Analysts don't expect the company to be profitable on an annual basis until 2014, when the average earnings forecast is 4 cents per share. That puts the forward price-to-earnings ratio at 250. Once again, I love the product, but not the stock.
I feel the same about Groupon (GRPN), which came public in November at $20 and fell to $10 recently. While the company reported its first quarterly profit yesterday and a solid revenue increase, driving shares to around $15, I remain skeptical of its long-term prospects.
I may be among the few that are not excited about the upcoming Facebook initial public offering. All the hoopla surrounding what might be the largest IPO of all time drives me crazy. But I am a value investor, so you might expect that.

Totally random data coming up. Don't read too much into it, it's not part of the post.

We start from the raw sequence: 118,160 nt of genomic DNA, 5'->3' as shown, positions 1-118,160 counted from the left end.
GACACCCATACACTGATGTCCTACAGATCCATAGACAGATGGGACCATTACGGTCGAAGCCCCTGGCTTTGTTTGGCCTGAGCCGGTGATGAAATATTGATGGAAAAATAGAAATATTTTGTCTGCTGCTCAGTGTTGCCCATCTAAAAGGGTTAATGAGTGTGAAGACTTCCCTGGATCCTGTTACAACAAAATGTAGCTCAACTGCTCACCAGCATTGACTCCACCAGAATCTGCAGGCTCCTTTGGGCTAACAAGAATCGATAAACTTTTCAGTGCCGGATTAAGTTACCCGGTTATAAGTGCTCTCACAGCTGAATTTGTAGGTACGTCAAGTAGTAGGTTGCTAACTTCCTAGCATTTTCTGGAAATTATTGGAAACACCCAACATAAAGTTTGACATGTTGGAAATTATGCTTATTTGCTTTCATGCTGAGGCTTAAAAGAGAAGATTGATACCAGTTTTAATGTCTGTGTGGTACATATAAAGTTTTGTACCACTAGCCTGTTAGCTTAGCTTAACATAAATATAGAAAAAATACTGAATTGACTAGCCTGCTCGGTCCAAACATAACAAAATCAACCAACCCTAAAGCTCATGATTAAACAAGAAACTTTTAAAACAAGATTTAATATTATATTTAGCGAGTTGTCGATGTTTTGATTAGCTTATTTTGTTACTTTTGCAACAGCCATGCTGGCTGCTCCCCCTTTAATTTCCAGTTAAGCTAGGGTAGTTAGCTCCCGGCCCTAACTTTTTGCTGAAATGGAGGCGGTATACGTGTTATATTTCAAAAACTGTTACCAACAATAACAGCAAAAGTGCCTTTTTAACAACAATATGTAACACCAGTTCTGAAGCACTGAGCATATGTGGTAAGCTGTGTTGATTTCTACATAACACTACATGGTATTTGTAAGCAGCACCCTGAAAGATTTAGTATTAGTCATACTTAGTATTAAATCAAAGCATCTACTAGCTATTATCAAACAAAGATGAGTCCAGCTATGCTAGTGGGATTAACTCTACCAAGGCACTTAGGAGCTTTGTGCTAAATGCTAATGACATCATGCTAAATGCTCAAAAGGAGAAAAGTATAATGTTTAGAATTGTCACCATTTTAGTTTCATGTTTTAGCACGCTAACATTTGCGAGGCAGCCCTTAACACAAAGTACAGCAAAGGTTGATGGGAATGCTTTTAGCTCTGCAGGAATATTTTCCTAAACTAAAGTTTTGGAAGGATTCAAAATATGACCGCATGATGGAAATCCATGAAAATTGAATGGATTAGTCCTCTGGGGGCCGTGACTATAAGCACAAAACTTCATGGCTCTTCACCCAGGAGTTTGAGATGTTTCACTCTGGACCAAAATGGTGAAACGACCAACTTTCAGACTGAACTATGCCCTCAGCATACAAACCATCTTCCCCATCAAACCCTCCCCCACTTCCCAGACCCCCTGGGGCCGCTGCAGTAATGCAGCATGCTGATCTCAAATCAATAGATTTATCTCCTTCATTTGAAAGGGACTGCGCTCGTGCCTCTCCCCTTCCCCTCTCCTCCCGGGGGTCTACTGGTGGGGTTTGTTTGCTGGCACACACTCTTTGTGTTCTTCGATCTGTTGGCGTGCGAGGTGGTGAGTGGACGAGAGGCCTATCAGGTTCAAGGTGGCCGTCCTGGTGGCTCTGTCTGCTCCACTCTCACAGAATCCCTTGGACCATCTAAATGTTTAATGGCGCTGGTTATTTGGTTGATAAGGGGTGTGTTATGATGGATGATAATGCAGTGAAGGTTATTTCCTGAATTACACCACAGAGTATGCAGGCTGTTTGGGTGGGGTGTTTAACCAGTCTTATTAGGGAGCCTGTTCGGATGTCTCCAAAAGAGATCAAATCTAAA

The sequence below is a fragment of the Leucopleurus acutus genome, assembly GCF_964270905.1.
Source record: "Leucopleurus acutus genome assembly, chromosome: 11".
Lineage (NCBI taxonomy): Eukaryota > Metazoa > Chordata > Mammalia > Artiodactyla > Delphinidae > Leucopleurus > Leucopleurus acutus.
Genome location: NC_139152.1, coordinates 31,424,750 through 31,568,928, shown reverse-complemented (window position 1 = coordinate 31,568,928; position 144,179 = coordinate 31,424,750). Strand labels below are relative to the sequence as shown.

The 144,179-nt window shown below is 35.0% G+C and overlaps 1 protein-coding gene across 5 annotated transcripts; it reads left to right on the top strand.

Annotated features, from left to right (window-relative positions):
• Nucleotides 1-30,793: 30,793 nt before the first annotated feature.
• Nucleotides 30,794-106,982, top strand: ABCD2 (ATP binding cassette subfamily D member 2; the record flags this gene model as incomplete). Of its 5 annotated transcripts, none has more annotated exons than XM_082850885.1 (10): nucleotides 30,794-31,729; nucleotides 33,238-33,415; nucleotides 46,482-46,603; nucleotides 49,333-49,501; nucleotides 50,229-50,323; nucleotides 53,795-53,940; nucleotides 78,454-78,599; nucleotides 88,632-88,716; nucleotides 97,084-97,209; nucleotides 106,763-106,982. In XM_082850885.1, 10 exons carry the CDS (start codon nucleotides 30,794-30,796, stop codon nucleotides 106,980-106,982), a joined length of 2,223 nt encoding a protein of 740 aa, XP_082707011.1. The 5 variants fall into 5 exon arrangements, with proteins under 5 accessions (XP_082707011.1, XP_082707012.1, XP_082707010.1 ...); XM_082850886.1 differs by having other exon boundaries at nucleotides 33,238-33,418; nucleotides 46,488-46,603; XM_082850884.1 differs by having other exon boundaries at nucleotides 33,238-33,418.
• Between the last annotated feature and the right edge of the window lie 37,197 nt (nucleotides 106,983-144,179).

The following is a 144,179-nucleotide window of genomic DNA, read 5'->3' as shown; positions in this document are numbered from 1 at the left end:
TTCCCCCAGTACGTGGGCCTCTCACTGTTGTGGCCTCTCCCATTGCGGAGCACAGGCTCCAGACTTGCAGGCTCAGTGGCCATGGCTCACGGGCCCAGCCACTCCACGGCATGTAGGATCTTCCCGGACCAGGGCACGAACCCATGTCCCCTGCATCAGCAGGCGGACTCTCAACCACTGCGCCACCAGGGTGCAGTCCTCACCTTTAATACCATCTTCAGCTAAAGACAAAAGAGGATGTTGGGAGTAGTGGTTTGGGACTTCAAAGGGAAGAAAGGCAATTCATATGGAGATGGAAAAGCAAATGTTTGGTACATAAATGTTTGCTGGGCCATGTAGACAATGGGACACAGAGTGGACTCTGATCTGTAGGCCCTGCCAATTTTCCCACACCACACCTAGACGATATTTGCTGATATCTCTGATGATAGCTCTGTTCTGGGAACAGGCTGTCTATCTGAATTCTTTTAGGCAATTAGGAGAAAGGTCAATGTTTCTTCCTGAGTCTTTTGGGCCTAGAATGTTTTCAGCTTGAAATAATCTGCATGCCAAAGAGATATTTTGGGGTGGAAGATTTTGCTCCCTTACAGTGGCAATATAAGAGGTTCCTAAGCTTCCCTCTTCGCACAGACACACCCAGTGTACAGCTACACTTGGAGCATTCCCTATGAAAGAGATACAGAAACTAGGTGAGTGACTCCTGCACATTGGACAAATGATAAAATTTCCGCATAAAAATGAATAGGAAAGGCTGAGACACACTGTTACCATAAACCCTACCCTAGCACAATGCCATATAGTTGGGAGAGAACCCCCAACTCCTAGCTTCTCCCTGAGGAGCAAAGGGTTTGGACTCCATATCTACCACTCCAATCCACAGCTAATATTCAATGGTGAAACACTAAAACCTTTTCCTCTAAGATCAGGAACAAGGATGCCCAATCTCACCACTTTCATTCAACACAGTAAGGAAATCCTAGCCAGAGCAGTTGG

The bottom line is that I don't understand the math. I don't see how Facebook is worth $100 billion, which is more than McDonald's (MCD), on par with PepsiCo (PEP), and about half of Berkshire Hathaway's (BRK.B) value.In Search of the Next Berkshire Hathaway >> I've grown a bit weary of Facebook. I use it occasionally, but the novelty has worn off, and I wonder whether that sentiment will ultimately ring true for others. I understand that there are hundreds of millions of users, and it's a real business that's generating significant revenue -- $3.7 billion in 2011 -- and net income of $1 billion, but I simply can't get to a value of $100 billion. The common thread with all the IPOs I've mentioned is that each of the companies offers useful products or services, but there's a disconnect between their utility and the valuation of these companies. That's not uncommon. IPOs often generate investor interest that drives prices far higher than the company's true value. Sometimes it takes a while for the dust to settle. Along the way, money will be made and lost, but I won't be participating. Among all of the IPOs of the past year, those that interest me include Spirit Airlines (SAVE), which went public in May 2011 at $12. As a profitable airline, Spirit is a rarity. I'm also intrigued by Midwest supermarket chain Roundy's (RNDY), which debuted in February at $8.50. I'm also keeping an eye on Dunkin Donuts (DNKN) (July IPO at $19), which is expensive at current levels but remains a great business. -- Written by Jonathan Heller, president of KEJ Financial Advisors and a contributor to TheStreet and Real Money. As of publication, he had no positions in the stocks mentioned.
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